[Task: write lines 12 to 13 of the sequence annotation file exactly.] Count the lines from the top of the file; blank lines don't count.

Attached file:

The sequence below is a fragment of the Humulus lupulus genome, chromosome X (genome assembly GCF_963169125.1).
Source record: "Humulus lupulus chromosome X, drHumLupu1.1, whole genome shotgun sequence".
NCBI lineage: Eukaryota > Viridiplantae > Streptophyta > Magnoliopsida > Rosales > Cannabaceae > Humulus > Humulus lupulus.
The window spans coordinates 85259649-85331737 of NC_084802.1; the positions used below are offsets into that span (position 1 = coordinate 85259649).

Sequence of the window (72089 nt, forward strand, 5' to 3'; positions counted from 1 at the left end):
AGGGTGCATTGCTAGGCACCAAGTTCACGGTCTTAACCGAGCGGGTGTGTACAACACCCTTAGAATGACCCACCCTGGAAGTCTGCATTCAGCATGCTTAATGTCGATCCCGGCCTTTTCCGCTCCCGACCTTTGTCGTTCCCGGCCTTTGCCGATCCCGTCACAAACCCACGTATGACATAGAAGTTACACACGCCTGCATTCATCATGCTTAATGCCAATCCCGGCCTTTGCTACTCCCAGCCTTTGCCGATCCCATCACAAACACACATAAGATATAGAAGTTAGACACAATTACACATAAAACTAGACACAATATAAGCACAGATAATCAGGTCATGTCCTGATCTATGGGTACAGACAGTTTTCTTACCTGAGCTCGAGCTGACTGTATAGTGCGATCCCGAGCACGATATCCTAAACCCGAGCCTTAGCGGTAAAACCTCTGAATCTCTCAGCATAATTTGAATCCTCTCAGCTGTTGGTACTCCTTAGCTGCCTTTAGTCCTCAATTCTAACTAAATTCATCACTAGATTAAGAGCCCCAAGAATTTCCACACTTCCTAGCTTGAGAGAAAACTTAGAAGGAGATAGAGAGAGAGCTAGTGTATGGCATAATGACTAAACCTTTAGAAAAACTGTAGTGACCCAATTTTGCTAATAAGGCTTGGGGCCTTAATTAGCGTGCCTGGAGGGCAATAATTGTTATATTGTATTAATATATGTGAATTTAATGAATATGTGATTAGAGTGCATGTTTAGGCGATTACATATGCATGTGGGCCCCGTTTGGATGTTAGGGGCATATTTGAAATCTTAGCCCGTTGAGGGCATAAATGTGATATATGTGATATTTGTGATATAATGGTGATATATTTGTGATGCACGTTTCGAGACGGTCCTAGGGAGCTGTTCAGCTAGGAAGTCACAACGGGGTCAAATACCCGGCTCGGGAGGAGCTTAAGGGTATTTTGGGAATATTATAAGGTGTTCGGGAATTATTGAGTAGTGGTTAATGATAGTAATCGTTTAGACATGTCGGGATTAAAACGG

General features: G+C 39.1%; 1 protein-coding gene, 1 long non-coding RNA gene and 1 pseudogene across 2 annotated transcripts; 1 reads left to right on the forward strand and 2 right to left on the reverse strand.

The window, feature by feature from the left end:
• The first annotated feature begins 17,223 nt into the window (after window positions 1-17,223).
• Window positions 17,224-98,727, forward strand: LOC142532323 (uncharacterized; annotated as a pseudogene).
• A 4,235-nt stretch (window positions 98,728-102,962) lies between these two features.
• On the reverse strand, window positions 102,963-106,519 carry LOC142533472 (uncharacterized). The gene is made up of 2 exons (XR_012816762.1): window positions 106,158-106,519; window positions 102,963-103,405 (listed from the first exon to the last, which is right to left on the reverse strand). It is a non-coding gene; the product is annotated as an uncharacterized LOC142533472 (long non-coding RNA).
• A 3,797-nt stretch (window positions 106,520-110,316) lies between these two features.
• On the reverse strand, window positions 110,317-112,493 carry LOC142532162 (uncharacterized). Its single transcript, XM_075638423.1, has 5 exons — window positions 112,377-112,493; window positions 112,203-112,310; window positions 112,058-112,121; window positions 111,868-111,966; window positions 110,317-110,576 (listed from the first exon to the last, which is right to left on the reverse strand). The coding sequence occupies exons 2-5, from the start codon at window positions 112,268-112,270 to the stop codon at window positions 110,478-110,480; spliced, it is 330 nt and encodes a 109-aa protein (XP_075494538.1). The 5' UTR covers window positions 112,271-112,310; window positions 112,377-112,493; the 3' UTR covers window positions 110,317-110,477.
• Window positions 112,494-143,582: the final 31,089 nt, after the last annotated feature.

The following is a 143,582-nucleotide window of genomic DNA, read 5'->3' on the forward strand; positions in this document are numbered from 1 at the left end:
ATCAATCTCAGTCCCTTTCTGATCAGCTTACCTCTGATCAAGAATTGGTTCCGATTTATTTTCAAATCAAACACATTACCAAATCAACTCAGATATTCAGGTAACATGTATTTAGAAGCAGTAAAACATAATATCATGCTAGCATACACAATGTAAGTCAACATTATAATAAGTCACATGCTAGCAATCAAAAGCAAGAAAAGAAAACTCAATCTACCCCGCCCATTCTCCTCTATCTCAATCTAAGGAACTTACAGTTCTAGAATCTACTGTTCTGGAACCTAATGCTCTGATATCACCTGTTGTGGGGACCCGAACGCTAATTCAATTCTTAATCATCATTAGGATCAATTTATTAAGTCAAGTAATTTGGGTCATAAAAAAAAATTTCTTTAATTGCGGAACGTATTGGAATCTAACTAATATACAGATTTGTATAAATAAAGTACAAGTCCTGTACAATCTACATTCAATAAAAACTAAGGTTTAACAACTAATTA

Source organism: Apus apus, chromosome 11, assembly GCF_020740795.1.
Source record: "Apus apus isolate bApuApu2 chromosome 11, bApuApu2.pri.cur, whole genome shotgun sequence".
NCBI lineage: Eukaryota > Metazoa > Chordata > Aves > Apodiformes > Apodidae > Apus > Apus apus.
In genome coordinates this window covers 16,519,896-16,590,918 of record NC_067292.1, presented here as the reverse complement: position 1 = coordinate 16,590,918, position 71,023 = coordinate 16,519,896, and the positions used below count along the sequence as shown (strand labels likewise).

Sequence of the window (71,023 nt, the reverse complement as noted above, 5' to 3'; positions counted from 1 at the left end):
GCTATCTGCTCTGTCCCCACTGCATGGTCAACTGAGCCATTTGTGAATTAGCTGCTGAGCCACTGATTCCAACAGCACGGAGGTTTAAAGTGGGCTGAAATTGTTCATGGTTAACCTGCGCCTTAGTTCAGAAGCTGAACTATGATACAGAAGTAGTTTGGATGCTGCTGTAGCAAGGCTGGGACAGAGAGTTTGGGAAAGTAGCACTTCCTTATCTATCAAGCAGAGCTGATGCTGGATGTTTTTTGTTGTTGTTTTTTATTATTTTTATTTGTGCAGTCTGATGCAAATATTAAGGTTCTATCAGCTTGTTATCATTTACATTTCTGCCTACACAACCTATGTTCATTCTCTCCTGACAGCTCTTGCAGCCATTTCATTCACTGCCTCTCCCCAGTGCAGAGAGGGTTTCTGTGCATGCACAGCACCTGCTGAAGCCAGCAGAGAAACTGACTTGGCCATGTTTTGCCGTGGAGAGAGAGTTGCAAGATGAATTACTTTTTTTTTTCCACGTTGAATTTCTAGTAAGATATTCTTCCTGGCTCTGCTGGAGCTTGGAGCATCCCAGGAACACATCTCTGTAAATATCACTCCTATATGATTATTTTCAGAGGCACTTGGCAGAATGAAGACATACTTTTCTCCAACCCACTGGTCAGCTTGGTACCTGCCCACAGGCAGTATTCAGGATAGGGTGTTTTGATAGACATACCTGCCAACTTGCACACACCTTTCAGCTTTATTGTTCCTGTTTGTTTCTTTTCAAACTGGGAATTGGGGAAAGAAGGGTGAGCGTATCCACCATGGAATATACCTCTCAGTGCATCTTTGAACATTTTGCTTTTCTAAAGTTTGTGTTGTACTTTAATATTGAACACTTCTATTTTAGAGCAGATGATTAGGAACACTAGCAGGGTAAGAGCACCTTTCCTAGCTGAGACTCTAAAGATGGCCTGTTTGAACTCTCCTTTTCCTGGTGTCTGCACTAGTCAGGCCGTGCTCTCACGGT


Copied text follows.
• On the reverse strand, window positions 102,963-106,519 carry LOC142533472 (uncharacterized). The gene is made up of 2 exons (XR_012816762.1): window positions 106,158-106,519; window positions 102,963-103,405 (listed from the first exon to the last, which is right to left on the reverse strand). It is a non-coding gene; the product is annotated as an uncharacterized LOC142533472 (long non-coding RNA).
• A 3,797-nt stretch (window positions 106,520-110,316) lies between these two features.